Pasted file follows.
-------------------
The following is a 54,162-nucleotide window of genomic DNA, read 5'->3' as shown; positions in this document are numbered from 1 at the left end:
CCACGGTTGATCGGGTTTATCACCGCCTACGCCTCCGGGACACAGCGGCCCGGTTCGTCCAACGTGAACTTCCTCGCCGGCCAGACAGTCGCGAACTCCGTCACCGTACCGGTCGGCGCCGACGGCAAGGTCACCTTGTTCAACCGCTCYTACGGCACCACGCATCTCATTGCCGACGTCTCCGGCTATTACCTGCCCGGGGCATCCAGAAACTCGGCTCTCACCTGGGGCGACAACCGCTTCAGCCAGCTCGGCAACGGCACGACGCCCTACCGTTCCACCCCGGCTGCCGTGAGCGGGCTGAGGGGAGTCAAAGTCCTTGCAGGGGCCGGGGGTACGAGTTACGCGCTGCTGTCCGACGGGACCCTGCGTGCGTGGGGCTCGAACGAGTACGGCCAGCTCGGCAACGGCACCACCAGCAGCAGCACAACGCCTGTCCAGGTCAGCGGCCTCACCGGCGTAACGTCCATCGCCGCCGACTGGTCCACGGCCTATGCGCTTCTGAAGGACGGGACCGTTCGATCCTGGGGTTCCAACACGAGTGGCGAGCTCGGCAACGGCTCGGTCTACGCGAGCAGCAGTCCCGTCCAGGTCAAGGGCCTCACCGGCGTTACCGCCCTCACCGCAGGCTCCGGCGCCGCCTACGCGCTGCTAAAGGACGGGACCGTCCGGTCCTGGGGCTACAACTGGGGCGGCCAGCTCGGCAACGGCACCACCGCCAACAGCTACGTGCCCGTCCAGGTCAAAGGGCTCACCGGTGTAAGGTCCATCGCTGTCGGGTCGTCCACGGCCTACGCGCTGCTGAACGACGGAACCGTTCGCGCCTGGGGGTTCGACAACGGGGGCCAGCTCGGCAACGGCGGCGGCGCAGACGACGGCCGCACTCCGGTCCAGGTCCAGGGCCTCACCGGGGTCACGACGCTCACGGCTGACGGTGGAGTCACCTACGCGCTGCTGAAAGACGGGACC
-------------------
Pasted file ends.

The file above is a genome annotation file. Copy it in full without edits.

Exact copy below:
The following is a 54,162-nucleotide window of genomic DNA, read 5'->3' as shown; positions in this document are numbered from 1 at the left end:
CCACGGTTGATCGGGTTTATCACCGCCTACGCCTCCGGGACACAGCGGCCCGGTTCGTCCAACGTGAACTTCCTCGCCGGCCAGACAGTCGCGAACTCCGTCACCGTACCGGTCGGCGCCGACGGCAAGGTCACCTTGTTCAACCGCTCYTACGGCACCACGCATCTCATTGCCGACGTCTCCGGCTATTACCTGCCCGGGGCATCCAGAAACTCGGCTCTCACCTGGGGCGACAACCGCTTCAGCCAGCTCGGCAACGGCACGACGCCCTACCGTTCCACCCCGGCTGCCGTGAGCGGGCTGAGGGGAGTCAAAGTCCTTGCAGGGGCCGGGGGTACGAGTTACGCGCTGCTGTCCGACGGGACCCTGCGTGCGTGGGGCTCGAACGAGTACGGCCAGCTCGGCAACGGCACCACCAGCAGCAGCACAACGCCTGTCCAGGTCAGCGGCCTCACCGGCGTAACGTCCATCGCCGCCGACTGGTCCACGGCCTATGCGCTTCTGAAGGACGGGACCGTTCGATCCTGGGGTTCCAACACGAGTGGCGAGCTCGGCAACGGCTCGGTCTACGCGAGCAGCAGTCCCGTCCAGGTCAAGGGCCTCACCGGCGTTACCGCCCTCACCGCAGGCTCCGGCGCCGCCTACGCGCTGCTAAAGGACGGGACCGTCCGGTCCTGGGGCTACAACTGGGGCGGCCAGCTCGGCAACGGCACCACCGCCAACAGCTACGTGCCCGTCCAGGTCAAAGGGCTCACCGGTGTAAGGTCCATCGCTGTCGGGTCGTCCACGGCCTACGCGCTGCTGAACGACGGAACCGTTCGCGCCTGGGGGTTCGACAACGGGGGCCAGCTCGGCAACGGCGGCGGCGCAGACGACGGCCGCACTCCGGTCCAGGTCCAGGGCCTCACCGGGGTCACGACGCTCACGGCTGACGGTGGAGTCACCTACGCGCTGCTGAAAGACGGGACC